I’m reading an important new book.I hesitate to call anything a “must read” for financial advisors, but this comes pretty darn close.
“Stewardship: Lessons Learned from the Lost Culture of Wall Street” by John Taft, the CEO of RBC Wealth Management-US, and the great-grandson of the 27th president of the United States, William Howard Taft, who is pictured here.
This is a compact, but wide-ranging book. Taft covers topics as diverse as: what led to the financial crisis of 2008, how to make the financial system stronger, the new fiduciary rules, what individual investors might do to prepare for the next financial crisis, and the promise of Environmental, Social and Governance (ESG) investing.
But the heart of the book is his discussion of core principles and stewardship, and what happens when stewardship values prevail, and what happens when they don’t.
As Taft points out, stewardship has many different definitions, including:
- “The choice of service.”
- “To hold something in trust for another.”
- “The careful and responsible management of something entrusted to one’s care.”
- “Accepting accountability for the impact of one’s actions, the impact of the organization one is leading and the impact of the industry one belongs to, on the larger community.”
Within each of these definitions, are five key attributes:
Purposefulness. The chief attribute of stewardship, of servant leadership, is a strong sense of purpose. It is a capacity -- call it purposefulness -- to remain focused on and true to that sense of purpose.
Humility. If stewardship is the choice to serve others, it strongly implies that one does so with a pervading sense of humility. Humility in stewardship strongly suggests images of service.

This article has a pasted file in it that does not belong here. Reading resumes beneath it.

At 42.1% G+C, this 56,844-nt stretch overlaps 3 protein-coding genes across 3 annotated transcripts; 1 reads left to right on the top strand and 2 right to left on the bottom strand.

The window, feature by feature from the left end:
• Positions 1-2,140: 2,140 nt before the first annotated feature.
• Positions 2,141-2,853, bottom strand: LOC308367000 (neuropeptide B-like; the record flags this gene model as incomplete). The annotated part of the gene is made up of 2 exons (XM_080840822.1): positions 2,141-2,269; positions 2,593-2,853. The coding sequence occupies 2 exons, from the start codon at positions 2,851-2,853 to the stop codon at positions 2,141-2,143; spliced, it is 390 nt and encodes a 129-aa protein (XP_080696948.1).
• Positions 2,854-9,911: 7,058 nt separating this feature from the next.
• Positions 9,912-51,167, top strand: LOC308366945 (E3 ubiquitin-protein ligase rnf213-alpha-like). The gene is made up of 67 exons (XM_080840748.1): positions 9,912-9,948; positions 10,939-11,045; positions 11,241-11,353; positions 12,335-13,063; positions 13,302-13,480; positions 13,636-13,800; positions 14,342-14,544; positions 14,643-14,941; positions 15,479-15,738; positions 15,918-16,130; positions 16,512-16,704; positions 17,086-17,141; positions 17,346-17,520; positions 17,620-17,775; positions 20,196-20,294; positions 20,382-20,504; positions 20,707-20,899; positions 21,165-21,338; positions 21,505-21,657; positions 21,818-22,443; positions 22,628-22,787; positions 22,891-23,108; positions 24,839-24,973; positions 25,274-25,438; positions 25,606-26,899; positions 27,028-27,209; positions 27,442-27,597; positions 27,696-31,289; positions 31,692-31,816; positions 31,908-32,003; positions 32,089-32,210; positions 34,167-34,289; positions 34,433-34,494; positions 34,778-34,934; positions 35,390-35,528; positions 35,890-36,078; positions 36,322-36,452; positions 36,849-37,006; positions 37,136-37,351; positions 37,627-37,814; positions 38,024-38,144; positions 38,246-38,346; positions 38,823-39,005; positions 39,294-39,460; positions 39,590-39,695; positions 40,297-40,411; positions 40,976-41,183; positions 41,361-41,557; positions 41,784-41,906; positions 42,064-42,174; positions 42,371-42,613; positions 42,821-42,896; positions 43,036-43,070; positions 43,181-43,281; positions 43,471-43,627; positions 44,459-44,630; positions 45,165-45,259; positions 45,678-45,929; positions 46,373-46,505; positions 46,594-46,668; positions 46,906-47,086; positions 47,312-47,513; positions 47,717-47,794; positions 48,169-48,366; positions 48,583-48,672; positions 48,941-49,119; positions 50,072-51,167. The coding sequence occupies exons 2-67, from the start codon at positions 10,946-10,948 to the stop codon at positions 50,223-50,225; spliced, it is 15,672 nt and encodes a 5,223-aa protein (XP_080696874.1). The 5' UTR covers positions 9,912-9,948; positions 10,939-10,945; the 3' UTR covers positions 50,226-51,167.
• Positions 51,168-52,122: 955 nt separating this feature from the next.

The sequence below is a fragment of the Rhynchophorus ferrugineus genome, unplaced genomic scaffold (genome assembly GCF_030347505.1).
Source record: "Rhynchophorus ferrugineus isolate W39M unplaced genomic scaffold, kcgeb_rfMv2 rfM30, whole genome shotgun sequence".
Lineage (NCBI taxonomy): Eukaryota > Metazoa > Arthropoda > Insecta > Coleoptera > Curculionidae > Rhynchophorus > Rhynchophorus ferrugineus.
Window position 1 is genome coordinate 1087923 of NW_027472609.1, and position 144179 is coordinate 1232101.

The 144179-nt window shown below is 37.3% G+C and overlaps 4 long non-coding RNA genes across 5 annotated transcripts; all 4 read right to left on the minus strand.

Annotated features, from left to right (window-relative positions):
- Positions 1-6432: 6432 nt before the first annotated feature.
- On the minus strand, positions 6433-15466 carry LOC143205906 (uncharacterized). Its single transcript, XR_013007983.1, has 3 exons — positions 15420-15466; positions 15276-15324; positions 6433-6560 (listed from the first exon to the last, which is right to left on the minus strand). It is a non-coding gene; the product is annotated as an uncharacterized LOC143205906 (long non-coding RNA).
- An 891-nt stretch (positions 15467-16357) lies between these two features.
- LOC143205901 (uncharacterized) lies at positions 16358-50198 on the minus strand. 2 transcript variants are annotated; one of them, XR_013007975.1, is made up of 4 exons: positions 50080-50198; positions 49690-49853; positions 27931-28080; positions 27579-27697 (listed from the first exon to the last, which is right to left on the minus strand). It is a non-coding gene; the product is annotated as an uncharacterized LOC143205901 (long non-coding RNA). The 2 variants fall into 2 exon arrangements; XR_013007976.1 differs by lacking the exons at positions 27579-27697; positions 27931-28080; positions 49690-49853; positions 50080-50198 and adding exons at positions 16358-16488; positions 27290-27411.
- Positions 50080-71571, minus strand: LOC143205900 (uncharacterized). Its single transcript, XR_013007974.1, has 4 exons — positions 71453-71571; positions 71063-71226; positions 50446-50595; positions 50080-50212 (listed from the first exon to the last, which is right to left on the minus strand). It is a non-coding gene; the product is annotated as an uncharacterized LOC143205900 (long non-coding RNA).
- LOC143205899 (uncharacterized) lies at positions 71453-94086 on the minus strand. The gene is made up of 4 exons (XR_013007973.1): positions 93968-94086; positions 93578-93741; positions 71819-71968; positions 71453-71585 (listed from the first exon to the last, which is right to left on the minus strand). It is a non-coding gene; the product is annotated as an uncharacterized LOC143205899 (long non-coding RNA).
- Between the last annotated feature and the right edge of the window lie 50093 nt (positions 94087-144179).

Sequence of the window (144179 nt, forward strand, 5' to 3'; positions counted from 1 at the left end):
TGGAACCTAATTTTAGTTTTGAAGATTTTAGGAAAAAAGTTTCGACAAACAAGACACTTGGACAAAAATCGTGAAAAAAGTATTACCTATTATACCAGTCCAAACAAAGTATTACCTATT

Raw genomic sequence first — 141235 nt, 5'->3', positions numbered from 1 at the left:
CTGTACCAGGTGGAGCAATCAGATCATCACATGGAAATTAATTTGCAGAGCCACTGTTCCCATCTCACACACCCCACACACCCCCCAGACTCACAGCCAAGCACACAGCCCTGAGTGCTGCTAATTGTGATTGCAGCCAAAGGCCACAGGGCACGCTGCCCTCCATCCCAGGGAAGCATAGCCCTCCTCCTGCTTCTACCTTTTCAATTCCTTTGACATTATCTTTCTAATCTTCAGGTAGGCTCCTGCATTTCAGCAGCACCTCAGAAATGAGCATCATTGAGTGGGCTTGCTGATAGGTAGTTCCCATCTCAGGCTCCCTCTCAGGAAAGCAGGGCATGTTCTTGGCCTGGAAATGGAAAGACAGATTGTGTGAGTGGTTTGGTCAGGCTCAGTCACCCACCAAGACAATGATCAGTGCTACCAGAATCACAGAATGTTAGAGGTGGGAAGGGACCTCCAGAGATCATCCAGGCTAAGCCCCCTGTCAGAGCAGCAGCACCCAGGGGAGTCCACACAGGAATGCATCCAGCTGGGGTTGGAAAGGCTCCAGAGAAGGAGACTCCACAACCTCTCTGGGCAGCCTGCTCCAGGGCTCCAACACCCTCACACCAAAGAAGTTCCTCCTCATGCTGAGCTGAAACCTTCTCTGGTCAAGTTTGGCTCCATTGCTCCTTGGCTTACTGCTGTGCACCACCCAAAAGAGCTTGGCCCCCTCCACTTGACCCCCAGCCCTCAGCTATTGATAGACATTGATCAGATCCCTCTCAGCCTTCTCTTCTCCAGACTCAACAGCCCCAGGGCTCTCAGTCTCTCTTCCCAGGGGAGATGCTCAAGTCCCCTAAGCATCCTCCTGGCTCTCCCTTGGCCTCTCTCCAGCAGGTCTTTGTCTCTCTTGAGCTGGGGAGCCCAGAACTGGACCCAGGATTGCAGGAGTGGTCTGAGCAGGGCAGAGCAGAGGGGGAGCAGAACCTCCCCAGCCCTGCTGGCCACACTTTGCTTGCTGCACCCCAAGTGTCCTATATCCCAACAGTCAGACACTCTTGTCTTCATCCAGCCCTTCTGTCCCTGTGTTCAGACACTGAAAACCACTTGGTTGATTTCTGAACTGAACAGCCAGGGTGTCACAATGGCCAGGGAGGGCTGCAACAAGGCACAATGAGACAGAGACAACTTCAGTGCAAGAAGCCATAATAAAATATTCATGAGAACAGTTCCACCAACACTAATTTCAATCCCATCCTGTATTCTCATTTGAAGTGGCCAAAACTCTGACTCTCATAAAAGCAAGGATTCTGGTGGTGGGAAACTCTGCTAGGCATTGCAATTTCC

Accountability. Accountability means being aware of and assuming responsibility for the effect our actions have on others, with others defined as broadly as possible.
Foresight. Taft states that foresight is the central ethic of leadership if we are to effectively manage organizations for the benefit of their constituents, as well as the ability to consider outcomes in advance of decision-making. Here he evokes the seventh-generation thinking of the Iroquois Nation that admonishes us to “look and listen for the welfare of the whole people and have always in view not only the present but the coming generations…the unborn of the future Nation.”
Integrity. In the words of John C. Bogle, “If you do not have integrity, no one will trust you, nor should they.”
At this point, I am paraphrasing much of Taft’s wisdom, observation, and insights. For those financial advisors who view stewardship as part of your core vision and values, I urge you to read them directly.
Some closing thoughts for financial advisors:
- What are your core principles?
- How do you define stewardship as it relates to your practice?
- How do you apply the chief attributes of stewardship, i.e. purposefulness, humility, accountability, foresight, and integrity, as you serve your clients?
- How might attention to stewardship and service contribute to the growth and profitability of your practice?
All the best!
To download one of the ClientWise Learning Tools, "Leadership for the Financial Advisor", please see below: